32. C. Wang, J. Ouyang, Y. Y. Wang, D. K. Ye and X. H. Xia, Anal. Chem., 2014, 86, 3216–3221 CrossRef CAS PubMed.
  33. X.-r. Zhao, Y.-l. Chen, L. Wang, W.-f. Wang and X.-g. Chen, Anal. Methods, 2016, 8, 393–400 RSC.
  34. J. L. Proc, M. A. Kuzyk, D. B. Hardie, J. Yang, D. S. Smith, A. M. Jackson, C. E. Parker and C. H. Borchers, J. Proteome Res., 2010, 9, 5422–5437 CrossRef CAS PubMed.
  35. X. Zhang, P. Yang, Y. Dai, P. a. Ma, X. Li, Z. Cheng, Z. Hou, X. Kang, C. Li and J. Lin, Adv. Funct. Mater., 2013, 23, 4067–4078 CrossRef CAS.
  36. J. Liu, C. Detrembleur, M. C. De Pauw-Gillet, S. Mornet, C. Jerome and E. Duguet, Small, 2015, 11, 2323–2332 CrossRef CAS PubMed.
  37. Q. Yi, Q. Liu, F. Gao, Q. Chen and G. Wang, Sensors, 2014, 14, 10203–10212 CrossRef CAS PubMed.
  38. P. Miao, T. Liu, X. Li, L. Ning, J. Yin and K. Han, Biosens. Bioelectron., 2013, 49, 20–24 CrossRef CAS PubMed.
  39. N. Patel, M. C. Davies, M. Hartshorne, R. J. Heaton, C. J. Roberts, J. Saul, B. Tendler and P. M. Williams, Langmuir, 1997, 13, 6485–6490 CrossRef CAS.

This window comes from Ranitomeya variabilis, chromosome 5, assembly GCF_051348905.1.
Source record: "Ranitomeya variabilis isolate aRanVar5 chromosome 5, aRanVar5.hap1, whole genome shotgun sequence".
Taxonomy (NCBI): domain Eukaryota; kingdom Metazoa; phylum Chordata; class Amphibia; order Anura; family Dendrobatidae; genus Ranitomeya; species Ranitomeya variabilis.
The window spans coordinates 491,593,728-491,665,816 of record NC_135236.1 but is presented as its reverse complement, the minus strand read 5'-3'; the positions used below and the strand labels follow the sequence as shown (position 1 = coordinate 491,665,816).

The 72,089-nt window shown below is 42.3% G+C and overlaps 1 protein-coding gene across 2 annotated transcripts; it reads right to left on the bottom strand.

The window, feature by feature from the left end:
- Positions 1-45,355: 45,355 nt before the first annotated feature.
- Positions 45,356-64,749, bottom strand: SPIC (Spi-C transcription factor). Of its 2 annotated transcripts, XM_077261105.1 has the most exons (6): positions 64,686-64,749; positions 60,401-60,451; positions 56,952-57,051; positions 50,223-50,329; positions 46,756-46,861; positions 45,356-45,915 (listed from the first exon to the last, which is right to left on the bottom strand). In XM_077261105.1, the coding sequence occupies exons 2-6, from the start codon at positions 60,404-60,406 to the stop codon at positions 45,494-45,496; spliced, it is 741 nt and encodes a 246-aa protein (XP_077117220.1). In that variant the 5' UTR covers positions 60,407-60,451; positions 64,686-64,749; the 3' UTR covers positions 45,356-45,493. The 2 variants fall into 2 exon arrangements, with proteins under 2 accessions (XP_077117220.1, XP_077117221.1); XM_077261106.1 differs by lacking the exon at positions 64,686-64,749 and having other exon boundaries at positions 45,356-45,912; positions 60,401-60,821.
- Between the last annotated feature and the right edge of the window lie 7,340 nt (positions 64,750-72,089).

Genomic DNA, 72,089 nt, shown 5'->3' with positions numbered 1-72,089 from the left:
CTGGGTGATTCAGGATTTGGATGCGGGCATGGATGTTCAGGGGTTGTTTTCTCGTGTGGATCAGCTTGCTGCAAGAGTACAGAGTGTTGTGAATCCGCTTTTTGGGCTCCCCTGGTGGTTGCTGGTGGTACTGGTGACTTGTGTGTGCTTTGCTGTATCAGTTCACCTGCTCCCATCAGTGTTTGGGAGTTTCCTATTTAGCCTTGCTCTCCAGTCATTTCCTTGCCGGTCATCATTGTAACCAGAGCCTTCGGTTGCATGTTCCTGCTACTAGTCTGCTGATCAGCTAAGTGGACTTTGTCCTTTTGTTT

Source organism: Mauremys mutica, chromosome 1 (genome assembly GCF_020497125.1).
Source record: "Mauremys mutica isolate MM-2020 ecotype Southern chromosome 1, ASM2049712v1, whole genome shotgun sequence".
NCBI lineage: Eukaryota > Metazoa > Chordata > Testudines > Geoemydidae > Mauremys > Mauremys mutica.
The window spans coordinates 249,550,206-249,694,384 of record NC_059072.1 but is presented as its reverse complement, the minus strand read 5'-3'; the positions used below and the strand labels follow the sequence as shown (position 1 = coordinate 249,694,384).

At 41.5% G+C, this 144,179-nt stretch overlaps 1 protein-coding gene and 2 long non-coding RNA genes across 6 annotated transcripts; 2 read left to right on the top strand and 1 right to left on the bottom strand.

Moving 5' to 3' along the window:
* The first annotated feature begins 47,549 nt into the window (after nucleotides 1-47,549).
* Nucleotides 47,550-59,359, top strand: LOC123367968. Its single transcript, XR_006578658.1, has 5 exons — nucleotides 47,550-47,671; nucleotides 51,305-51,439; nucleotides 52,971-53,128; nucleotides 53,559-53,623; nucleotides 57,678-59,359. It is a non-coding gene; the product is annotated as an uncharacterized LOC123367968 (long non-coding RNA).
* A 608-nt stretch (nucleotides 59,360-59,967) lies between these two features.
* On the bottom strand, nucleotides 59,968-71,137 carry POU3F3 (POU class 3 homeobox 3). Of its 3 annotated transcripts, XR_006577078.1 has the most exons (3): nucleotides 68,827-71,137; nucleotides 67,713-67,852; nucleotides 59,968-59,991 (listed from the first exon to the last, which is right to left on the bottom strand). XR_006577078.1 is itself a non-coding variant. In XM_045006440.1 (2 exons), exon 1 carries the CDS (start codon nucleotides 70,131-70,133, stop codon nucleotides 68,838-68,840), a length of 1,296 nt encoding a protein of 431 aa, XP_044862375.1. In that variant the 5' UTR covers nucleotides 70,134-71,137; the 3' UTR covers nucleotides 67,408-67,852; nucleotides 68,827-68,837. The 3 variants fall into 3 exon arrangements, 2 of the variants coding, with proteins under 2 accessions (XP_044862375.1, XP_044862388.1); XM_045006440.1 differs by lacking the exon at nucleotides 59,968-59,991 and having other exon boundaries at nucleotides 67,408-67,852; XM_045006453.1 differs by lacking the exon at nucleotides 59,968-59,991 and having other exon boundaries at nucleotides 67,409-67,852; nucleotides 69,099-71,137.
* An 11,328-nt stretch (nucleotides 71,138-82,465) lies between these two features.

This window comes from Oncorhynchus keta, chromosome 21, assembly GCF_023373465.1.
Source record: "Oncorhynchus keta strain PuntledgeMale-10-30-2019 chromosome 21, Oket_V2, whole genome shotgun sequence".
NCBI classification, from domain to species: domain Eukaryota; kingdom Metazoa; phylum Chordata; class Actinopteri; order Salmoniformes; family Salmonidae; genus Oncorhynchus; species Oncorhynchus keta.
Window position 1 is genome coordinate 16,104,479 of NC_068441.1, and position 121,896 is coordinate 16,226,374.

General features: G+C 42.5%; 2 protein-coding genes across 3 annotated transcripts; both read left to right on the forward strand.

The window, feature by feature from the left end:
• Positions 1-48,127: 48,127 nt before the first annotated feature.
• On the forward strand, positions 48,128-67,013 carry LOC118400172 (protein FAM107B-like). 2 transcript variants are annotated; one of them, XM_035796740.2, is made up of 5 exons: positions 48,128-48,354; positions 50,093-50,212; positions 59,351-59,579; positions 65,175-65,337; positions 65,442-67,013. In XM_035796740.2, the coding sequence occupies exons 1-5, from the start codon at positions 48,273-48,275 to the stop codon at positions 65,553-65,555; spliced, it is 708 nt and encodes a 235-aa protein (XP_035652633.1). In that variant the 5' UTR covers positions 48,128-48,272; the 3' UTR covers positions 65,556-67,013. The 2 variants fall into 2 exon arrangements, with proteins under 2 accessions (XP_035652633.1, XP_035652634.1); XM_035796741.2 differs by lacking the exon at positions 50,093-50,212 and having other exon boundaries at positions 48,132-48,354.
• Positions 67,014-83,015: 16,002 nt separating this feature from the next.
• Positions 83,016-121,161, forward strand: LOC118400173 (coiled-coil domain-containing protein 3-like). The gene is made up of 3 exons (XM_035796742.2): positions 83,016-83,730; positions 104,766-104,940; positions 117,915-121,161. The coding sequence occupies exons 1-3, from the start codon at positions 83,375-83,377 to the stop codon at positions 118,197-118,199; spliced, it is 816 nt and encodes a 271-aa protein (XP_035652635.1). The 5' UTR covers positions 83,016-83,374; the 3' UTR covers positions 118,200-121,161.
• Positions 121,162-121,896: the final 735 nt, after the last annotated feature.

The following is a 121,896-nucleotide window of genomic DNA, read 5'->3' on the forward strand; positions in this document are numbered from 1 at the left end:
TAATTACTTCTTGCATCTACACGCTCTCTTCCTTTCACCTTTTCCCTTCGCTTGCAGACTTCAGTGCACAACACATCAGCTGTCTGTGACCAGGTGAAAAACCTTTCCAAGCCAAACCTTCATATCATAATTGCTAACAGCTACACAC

40. Y. Lu, J. McLellan and Y. Xia, Langmuir, 2004, 20, 3464–3470 CrossRef CAS PubMed.
  41. A. Dokoutchaev, J. T. James, S. C. Koene, S. Pathak, G. K. S. Prakash and M. E. Thompson, Chem. Mater., 1999, 11, 2389–2399 CrossRef CAS.
  42. B. A. Zaccheo and R. M. Crooks, Anal. Chem., 2011, 83, 1185–1188 CrossRef CAS PubMed.
  43. N. Nakayama-Ratchford, S. Bangsaruntip, X. Sun, K. Welsher and H. Da, J. Am. Chem. Soc., 2007, 129, 2448–2449 CrossRef CAS PubMed.
  44. Y. Zhang, S. W. Y. Gong, L. Jin, S. M. Li, Z. P. Chen, M. Ma and N. Gu, Chin. Chem. Lett., 2009, 20, 969–972 CrossRef CAS.
  45. J. Widengren, B. Terry and R. Rigler, Chem. Phys., 1999, 249, 259–271 CrossRef CAS.
  46. N. Nakayama-Ratchford, S. Bangsaruntip, X. Sun, K. Welsher and H. Dai, J. Am. Chem. Soc., 2007, 129, 2448–2449 CrossRef CAS PubMed.
  47. J. M. Liu, J. T. Chen and X. P. Yan, Anal. Chem., 2013, 85, 3238–3245 CrossRef CAS PubMed.
  48. A. Hakeem, F. Zahid, R. Duan, M. Asif, T. Zhang, Z. Zhang, Y. Cheng, X. Lou and F. Xia, Nanoscale, 2016, 8, 5089–5097 RSC.
  49. M. Zhang and C. H. Jang, ChemPhysChem, 2014, 15, 2569–2574 CrossRef CAS PubMed.
  50. X. Liu, Y. Li, L. Jia, S. Chen and Y. Shen, RSC Adv., 2016, 6, 93551–93557 RSC.
  51. S. Sam, L. Touahir, J. Salvador Andresa, P. Allongue, J. N. Chazalviel, A. C. Gouget-Laemmel, C. Henry de Villeneuve, A. Moraillon, F. Ozanam, N. Gabouze and S. Djebbar, Langmuir, 2010, 26, 809–814 CrossRef CAS PubMed.


These authors contribute equally to this work.

This journal is © The Royal Society of Chemistry 2019